For for a year, the unit had been on a secret mission, codenamed Operation Jaguar, to protect the Sultan of Oman from an insurgent force, the Popular Front for the Liberation of the Occupied Arab Gulf. On the morning of July 19, 1972, 250 of the Front's best fighters stormed the harbor in a surprise attack that left the nine SAS men trapped inside their fortress.
Labalaba, 30, knew that without a heavier firepower, the unit faced an almost certain annihilation. In a bold pause, he ran down an 800-yard stretch exposed to reach a 25-pound field gun.
The weapon usually required a team to operate it, and when he reached it, Labalaba was drenched in blood from a bullet wound in his jaw. But the elite soldier, still under heavy fire, turned the gun to face the advancing guerrillas and opened up close.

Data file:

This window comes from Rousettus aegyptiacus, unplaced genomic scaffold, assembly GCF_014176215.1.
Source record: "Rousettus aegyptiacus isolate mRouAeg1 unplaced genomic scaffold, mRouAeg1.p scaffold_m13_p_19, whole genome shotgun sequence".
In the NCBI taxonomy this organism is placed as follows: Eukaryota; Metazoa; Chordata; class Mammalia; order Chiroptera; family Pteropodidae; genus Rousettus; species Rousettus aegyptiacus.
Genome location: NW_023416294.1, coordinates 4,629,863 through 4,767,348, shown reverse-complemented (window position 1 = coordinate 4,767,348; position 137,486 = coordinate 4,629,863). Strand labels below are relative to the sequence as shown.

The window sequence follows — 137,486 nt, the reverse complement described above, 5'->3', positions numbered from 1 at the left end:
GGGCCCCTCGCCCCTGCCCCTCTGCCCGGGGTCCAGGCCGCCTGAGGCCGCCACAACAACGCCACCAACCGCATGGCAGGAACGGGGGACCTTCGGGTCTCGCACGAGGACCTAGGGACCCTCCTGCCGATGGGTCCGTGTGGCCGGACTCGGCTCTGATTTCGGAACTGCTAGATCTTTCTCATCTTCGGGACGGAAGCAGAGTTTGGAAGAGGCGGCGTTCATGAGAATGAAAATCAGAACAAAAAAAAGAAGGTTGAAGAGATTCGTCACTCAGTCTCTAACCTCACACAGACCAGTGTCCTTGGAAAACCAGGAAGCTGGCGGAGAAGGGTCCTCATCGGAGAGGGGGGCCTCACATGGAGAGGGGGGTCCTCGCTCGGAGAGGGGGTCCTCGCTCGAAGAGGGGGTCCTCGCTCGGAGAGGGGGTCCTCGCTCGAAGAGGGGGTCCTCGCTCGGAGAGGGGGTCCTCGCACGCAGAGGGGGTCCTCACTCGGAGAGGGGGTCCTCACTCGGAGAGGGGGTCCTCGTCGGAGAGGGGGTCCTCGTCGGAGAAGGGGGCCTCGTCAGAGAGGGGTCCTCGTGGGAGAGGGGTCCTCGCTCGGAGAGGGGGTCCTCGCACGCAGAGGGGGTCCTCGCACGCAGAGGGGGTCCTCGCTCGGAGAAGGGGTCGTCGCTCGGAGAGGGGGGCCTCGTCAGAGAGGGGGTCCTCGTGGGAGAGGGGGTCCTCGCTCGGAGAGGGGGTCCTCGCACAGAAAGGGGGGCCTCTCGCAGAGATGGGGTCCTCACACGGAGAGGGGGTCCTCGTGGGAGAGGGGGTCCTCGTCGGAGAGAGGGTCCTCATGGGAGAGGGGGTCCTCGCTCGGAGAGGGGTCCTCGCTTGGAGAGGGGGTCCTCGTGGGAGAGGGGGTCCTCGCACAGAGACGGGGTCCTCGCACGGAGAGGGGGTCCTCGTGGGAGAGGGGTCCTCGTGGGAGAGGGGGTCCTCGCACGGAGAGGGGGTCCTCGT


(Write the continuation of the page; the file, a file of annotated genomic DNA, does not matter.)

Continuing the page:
Ignoring his injuries, he continued to hold the 250 Front fighters for six hours. Captain Mike Kealy and teammates Tommy Tobin and Sekonaia Takavesi also ran the 800-yard glove to try to save the sergeant's life.